By Albert Samaha
By Darwin BondGraham
By Keegan Hamilton
By Anna Merlan
By Anna Merlan
By Tessa Stuart
By Tessa Stuart
By Albert Samaha
Long after the World Trade Center's pulverized remains are swept away, New Yorkers may be plumbing the depths of the health and environmental damage wrought by the attack. The pillars of smoke and dust that for days stood in place of the twin towers carried fear through the air: almost immediately, questions were raised about what might be riding the plume.
The Philadelphia Daily News showcased a photograph of the smoke in which hysterical types claimed to see the face of Satan. More secular fears ranged from anthrax to the common, and hazardous, asbestos.
And even if the dust falling into the harbor didn't damage aquatic life, calls for better waterfront infrastructure to handle emergencies are forcing environmentalists to reconsider their plans to revive much of our waterways' fragile ecosystems. Though New York pulled off its version of the Dunkirk evacuation after the attacks, the city was essentially caught with its pants down on the waterfront. New pier restoration work, bulkhead building, and long-opposed dredging may go ahead to guard against that in the future.
During the week that followed the attack, the acrid smell of burning plastic was so strong that residents far from ground zero mistakenly called in false alarms to fire departments in Queens, Nassau County, Brooklyn, and New Jersey.
Did the chemical smell hint at danger?
"Yes, the building has PCBs, furans, and PVC, lots of PVC especially," Columbia University journalism professor Steven S. Ross wrote in a memo circulated among activists and journalists. Though the initial inferno destroyed some organic compounds, other toxins were likely released as the blaze abated, Ross said.
And then there's the asbestos kicked up by the pancaking of 110 floors in free fall. An e-mail from Ross that circulated among journalists and activists pointed out that "the WTC was the LAST big building in the U.S. to use blow-on asbestos insulation to protect the steel beams from fire's heat."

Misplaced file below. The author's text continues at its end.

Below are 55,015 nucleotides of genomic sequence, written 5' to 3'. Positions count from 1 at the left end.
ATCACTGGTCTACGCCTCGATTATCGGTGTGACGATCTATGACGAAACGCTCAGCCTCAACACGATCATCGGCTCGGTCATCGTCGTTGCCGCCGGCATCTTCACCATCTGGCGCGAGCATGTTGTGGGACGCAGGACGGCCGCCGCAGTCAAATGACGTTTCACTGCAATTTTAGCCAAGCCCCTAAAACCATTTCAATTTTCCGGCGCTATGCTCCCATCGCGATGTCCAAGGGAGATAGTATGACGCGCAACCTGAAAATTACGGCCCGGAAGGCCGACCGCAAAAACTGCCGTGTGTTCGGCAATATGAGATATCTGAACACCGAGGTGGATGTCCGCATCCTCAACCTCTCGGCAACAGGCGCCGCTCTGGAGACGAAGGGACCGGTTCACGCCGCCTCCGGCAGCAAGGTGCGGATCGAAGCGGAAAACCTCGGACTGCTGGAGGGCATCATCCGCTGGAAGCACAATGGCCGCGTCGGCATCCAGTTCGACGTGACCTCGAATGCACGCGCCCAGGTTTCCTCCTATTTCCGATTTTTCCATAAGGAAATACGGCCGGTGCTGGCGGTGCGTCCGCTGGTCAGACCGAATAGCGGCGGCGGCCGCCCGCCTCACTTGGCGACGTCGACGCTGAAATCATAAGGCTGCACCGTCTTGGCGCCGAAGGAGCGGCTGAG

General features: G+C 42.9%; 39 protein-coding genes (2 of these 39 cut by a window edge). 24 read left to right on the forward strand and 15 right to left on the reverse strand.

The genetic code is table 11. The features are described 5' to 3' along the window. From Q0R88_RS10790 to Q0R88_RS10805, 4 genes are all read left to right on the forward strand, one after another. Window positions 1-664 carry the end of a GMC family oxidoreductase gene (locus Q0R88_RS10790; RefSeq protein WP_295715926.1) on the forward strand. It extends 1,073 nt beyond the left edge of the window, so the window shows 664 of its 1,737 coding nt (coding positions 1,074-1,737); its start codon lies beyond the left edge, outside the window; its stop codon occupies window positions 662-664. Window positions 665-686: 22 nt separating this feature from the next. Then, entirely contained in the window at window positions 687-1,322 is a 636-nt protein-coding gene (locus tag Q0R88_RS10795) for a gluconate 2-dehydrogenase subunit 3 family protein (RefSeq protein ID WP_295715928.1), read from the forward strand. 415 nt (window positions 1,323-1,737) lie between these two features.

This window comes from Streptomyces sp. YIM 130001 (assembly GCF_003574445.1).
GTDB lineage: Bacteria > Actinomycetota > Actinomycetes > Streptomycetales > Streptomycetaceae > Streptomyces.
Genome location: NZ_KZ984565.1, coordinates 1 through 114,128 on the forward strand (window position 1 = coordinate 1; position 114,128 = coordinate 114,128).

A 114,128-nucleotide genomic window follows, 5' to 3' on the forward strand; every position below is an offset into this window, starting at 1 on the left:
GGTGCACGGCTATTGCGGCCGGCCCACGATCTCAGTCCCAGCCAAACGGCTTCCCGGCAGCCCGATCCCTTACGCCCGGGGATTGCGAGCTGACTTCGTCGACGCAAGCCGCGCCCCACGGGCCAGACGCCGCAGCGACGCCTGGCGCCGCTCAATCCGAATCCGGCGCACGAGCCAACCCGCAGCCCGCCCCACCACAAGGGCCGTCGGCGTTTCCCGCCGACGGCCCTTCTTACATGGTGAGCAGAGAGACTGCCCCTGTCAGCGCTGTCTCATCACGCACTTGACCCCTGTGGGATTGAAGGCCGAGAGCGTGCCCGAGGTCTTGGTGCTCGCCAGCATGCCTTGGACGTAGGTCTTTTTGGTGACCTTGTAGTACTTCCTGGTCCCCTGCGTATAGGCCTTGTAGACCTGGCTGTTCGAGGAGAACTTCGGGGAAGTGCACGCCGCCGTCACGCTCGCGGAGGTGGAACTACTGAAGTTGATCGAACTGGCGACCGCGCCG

"The first four of our samples indicate that the hazards posed by the dust are significant," confirmed New York Environmental Law Project attorney Joel R. Kupferman. His group and the Arts, Crafts and Theater Safety organization sampled dust at the WTC site, finding worrying levels of fiberglass and asbestos, as well as other potential hazards. Recovery workers interviewed by the groups reported "trouble breathing, some wheezing and coughing. Many are suffering with severe eye irritation and headaches," according to a report issued by Kupferman. Separately, dermatologist Paul Dantzig wrote to The New York Times Sunday that he was "beginning to see dermatological problems arising from the World Trade Center catastrophe, like foreign-body reactions on the skin and cutaneous infections." He continued, "The kinds of problems that occur on the skin can also occur in the lungs. People who inhaled large amounts of dust and debris from the center's collapse will be at risk of developing granulomas and fibrosis of the lungs. I suggest that they be followed medically and receive X-rays now and periodically over the next few years."
The dust is an immediate concern for Dr. Jacqueline Moline, a professor of occupational and environmental medicine at Mount Sinai School of Medicine. "People have been far more affected by dust in the air in the short term than asbestos in the long term," she said. Otherwise healthy people who are sensitive to the clay, concrete, paper, silica, and steel dust are at risk of "developing reactive airways," and runny eyes and noses should alert one to particulate irritation. The key isn't the type of dust, she explained, but the particle size.
Those most vulnerable to the dust storm are people with asthma or underlying conditions, such as cardiopulmonary diseases, that may be aggravated, Moline said.
Air quality tests done by the city haven't found pollutants at levels to threaten city residents, but Ross noted that those tests began 12 hours after the catastrophe. Kupferman contended that public agencies may be suppressing data to speed the relief effort. Referring to the workers possibly at risk, he said, "In this emergency, it is especially crucial not to keep these heroic people in the dark."
Infants and the elderly near the scene should be protected if cleanup efforts stir up dust again. "A good rule of thumb is probably to treat this as you would the worst ozone days," Moline advised.
Asbestos risks jump for those in the WTC "bucket brigade" who take smoke breaks to relieve their stress. Ross pointed out that "there are plenty of documented cases of shipyard workers getting mesothelioma (a cancer of the chest lining, unique to asbestos) after only a few weeks' exposure" to asbestos. "Smoking," he said, "raises the risk drastically. Almost 100 percent of all asbestos workers in the '60s and '70s who smoked have died of mesothelioma." Workers sorting through the rubble were begging for packs to be sent down to the disaster site in the days that followed.
Whether or not they smoked, the workers may have been at great risk from asbestos. "The levels of asbestos that have been found are a problem if you're at ground zero for a sustained period of time," said Moline. Masks worn by emergency teams first on the scene weren't adequate, said Moline, but the gear supplied since then is appropriate.